Bob Sorensen

It too qualifies as an investment you can make that will benefit you while you live there while also increasing the home’s value when you decide to move and it comes time to sell. It will serve to protect you and your family while you live there, and then you can pass on the benefits to the next owners. As Bob Sorensen with FireGuard USA often takes the opportunity to emphasize, “It’s never too soon to plan for thesEe things, but unfortunately it can be too late.”

Overall, if any hazards are present, they’ll need to be addressed. At some point it will come time for a home inspection and these will come to light, so the recurring theme is it’s best to be proactive.

For sellers, having an inspection done is a great tool to utilize for several reasons. Within the scope of resell remodeling projects, it will direct you right to anything major that would need to be addressed in order to be able to successfully sell the home. This is information that is helpful to know before you’re at the point when you’re trying to negotiate the deal.

Having the information provided by a home inspection prior to when a buyer decides to move forward and initiates one can be very revealing. It will alert you to what you’ll need to address before you list, and also help with identifying the hierarchy of what’s most important.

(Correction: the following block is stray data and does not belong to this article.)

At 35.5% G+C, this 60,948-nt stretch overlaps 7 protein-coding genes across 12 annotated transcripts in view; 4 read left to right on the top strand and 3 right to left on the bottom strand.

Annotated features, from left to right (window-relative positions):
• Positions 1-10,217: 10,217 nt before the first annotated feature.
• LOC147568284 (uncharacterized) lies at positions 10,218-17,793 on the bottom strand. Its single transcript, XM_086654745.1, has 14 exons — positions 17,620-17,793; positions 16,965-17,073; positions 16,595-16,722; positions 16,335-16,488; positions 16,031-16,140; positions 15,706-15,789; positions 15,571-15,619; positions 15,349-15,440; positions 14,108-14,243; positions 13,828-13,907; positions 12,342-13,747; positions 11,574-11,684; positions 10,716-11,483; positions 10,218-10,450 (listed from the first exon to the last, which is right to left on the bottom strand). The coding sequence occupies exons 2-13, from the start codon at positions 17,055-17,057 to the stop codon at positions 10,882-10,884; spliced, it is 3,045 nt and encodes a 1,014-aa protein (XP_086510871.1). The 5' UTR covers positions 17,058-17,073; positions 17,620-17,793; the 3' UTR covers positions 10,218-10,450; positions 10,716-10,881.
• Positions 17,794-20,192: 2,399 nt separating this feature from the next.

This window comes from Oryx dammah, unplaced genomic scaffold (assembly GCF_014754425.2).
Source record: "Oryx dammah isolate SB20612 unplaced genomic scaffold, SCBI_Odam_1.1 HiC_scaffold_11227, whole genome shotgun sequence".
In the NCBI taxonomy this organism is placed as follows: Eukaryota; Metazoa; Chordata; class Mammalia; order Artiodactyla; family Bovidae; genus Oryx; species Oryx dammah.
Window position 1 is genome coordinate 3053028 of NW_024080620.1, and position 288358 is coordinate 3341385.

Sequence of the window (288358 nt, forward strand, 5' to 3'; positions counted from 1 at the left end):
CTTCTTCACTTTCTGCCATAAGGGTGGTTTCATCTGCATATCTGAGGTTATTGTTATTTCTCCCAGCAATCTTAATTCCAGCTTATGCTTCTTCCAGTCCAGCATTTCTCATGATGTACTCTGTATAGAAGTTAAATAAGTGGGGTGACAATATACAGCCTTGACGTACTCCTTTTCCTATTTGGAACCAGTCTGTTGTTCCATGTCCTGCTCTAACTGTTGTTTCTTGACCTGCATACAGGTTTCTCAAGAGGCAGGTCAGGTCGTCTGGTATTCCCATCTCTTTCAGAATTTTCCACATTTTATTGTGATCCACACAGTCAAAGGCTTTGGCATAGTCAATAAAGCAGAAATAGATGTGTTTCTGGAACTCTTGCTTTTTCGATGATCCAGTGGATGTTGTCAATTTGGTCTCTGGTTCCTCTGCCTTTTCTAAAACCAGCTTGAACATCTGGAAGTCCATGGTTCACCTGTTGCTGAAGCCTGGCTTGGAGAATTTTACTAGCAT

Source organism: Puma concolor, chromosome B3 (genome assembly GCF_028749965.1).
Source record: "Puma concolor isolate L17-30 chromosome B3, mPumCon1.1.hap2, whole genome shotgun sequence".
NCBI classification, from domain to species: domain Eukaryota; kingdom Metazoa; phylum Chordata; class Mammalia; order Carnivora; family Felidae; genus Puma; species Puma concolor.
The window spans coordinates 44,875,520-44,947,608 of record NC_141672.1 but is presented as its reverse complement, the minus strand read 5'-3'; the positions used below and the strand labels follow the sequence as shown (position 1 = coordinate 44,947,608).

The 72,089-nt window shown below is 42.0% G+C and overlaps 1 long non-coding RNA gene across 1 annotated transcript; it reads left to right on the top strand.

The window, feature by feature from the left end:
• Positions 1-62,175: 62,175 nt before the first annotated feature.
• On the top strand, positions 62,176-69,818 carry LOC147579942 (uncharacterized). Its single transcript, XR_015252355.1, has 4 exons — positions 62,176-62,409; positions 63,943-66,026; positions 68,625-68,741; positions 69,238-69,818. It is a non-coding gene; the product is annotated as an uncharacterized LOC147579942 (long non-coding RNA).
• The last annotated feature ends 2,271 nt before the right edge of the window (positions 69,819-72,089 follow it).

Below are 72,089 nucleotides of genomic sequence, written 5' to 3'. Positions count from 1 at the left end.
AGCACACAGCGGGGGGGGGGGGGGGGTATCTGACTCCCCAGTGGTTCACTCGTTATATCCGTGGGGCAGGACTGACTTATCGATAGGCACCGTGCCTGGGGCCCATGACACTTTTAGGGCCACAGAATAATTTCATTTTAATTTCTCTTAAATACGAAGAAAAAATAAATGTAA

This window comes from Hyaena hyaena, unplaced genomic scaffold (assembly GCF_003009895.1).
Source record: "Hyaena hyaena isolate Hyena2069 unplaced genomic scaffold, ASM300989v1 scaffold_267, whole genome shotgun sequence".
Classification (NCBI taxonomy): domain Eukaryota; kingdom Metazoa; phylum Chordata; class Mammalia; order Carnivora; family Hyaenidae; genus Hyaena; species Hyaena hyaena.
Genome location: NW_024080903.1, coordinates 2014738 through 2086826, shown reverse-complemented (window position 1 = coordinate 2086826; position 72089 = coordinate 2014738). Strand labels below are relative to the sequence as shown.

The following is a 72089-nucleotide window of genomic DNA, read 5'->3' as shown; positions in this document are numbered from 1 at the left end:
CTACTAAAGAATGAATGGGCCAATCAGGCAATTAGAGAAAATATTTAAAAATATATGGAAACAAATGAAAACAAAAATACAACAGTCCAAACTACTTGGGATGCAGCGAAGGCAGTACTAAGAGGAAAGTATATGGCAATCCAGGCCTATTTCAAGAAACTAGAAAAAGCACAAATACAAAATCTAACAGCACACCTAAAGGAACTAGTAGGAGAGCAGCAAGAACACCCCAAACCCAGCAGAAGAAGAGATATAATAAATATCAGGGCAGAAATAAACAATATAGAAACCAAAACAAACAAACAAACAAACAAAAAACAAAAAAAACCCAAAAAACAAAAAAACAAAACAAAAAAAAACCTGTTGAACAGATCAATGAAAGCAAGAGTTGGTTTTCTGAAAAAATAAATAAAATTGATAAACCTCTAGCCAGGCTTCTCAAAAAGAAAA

More than 85 percent of all home buyers who applied for a mortgage also applied for a home inspection, according to the U.S. General Accounting Office. While sellers know that a buyer is going to require a home inspection, they often wait for the buyer to take the initiative. Then sellers wait nervously for the results.

Because most real estate contracts have an inspection clause, the results of a home inspection could cost the seller thousands of dollars to fix the problem, force them to accept a lower price, or cause them to lose the sale. Some sellers have started requesting a pre-inspection from a licensed home inspector. This approach has several upsides:

A competitive edge: In a hot real estate market, sharing the pre-inspection with a buyer could give the seller’s property an edge and speed up the closing.

Fix before listing: A thorough home inspection helps sellers identify potential issues upfront. By fixing the problems before listing the home for sale, the seller removes items a buyer could potentially use as leverage to negotiate a lower price.

Peace of mind: A pre-inspection puts both the seller and a prospective buyer at ease about the potential issues.

We’ve already covered the benefit of being able to fix issues beforehand, but even if the seller does not fix the defects found in a pre-inspection, they’ll know what to expect when a buyer pays for their own inspection.